Where rigid panels are bonded to a frame or other panels, the panels themselves can serve the constraining function. Acoustic tapes such as 3M VHB tape use a viscoelastic core and the panels’ own rigidity to damp vibration and deaden sound. These proven bonding products are widely used in manufacturing as a low-cost replacement to fasteners.

If the noise source is caused by surface contact that, for functional reasons, cannot be constrained, the best approach is to reduce friction between the moving components. 3M Slick Surface Tapes use polyethylene (UHMWPE) and Teflon (PTFE) formulations to block the transfer of noise, vibration and harshness between contact surfaces.

For simple conditions, such as housing “feet” or access panel stops, 3M Bumpon pads can be easily applied using their self-adhesive backing.

For situations where design or manufacturing constraints force the use of sound-deadening layered solutions, like vehicle soundproofing, 3M Thinsulate Acoustic Insulation is designed to absorb sound.


Acoustic Tape Benefits

3M also offers a wide range of laminating adhesives, which are useful when bonding proprietary composite sound deadening panels, a major issue in vehicle soundproofing as advanced materials replace metals.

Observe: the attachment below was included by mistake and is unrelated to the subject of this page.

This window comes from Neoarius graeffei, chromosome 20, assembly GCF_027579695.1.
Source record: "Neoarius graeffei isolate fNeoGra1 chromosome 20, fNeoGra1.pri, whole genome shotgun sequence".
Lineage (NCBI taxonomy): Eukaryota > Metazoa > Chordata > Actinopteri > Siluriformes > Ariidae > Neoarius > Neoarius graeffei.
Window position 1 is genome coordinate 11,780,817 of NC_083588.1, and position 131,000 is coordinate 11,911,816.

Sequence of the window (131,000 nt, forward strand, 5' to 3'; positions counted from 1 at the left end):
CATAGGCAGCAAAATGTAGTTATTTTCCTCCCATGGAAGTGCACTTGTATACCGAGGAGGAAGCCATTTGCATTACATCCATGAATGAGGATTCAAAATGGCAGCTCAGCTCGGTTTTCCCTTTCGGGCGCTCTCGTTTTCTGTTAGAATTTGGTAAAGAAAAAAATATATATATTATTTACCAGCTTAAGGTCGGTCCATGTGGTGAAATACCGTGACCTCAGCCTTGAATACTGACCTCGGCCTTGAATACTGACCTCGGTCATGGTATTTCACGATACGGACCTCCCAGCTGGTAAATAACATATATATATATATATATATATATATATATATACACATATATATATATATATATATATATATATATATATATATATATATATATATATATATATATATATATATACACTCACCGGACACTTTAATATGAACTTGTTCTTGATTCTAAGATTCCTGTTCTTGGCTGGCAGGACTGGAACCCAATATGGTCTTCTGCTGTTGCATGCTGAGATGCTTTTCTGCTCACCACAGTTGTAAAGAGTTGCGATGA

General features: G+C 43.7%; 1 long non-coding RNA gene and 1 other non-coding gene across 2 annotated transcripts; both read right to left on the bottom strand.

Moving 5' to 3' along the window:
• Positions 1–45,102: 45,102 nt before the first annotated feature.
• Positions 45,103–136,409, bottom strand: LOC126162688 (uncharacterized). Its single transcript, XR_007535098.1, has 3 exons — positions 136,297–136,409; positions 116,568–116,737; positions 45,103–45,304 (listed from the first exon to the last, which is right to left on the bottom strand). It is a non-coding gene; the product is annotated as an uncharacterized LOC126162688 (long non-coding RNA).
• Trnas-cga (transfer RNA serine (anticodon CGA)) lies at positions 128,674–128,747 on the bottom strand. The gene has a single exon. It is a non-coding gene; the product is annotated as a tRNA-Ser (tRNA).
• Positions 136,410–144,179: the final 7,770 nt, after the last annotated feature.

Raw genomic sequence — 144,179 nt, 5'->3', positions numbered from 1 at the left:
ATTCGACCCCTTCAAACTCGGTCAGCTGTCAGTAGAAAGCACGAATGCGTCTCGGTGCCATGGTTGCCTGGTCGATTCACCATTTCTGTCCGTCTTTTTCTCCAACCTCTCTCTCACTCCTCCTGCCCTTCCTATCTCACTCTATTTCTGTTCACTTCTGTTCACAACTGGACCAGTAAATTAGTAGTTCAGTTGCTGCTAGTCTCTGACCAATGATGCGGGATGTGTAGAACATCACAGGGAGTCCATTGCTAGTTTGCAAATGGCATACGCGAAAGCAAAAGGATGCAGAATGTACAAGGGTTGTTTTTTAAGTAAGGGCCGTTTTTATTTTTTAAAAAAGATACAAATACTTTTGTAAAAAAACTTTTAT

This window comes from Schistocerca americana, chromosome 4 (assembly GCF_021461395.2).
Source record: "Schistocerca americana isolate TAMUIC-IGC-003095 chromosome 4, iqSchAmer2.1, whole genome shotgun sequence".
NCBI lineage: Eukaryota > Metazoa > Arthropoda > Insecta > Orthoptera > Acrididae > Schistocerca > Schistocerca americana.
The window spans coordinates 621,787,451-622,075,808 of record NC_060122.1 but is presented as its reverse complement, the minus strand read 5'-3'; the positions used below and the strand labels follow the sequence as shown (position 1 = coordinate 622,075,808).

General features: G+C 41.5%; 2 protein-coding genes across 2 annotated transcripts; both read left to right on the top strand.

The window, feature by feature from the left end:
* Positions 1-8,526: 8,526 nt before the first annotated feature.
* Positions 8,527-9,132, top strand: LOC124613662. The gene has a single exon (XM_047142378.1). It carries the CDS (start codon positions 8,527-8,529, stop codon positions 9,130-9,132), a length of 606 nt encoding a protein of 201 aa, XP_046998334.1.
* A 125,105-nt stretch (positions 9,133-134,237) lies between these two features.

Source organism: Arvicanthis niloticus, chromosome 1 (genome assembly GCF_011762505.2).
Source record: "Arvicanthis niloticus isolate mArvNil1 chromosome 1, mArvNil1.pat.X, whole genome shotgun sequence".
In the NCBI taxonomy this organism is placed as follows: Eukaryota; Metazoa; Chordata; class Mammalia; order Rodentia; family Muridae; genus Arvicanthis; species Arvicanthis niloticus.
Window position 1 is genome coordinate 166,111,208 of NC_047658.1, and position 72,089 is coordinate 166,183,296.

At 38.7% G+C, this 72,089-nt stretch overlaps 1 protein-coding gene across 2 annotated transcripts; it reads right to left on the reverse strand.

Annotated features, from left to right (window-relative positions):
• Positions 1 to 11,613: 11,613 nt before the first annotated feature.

By designing automotive, aerospace and mass-produced consumer goods with acoustic tapes, adhesives and appliques in mind, engineers can reduce cost and complexity. For example, they will be able to use simpler power and drive systems, relaxed manufacturing assembly tolerances and lower cost components, while still delivering an end-user experience that minimizes noise, vibration and harshness.

In addition, designing with an eye toward adhesive soundproofing solutions makes faster and lower cost assembly possible by replacing screws, bolts, rivets and clips in many applications.

Applied acoustic damping materials such as 3M’s Thinsulate tape offer another benefit: the ability to design large, flat panels without the risk of the “oil canning” effect common to these passive radiators. The ability to control noise and do away with complex surface stiffening features also reduces mold cost in injection molded parts, and allows easier fabrication of sheet metal components with fewer forming stages and faster, lower-cost finishing.


Controlling Noise, Vibration and Harshness

Design for assembly often conflicts with design for performance, but in terms of acoustic management, it’s possible to have both with the right adhesive products. 3M offers design assistance to engineers through the 3M IATD TSR Program and the 3M IATD Design Solutions Program, and can conduct design reviews to identify the best design solutions.

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3M has sponsored this post.  All opinions are mine.  –James Anderton

Written by

James Anderton

Jim Anderton is the Director of Content for Mr. Anderton was formerly editor of Canadian Metalworking Magazine and has contributed to a wide range of print and on-line publications, including Design Engineering, Canadian Plastics, Service Station and Garage Management, Autovision, and the National Post. He also brings prior industry experience in quality and part design for a Tier One automotive supplier.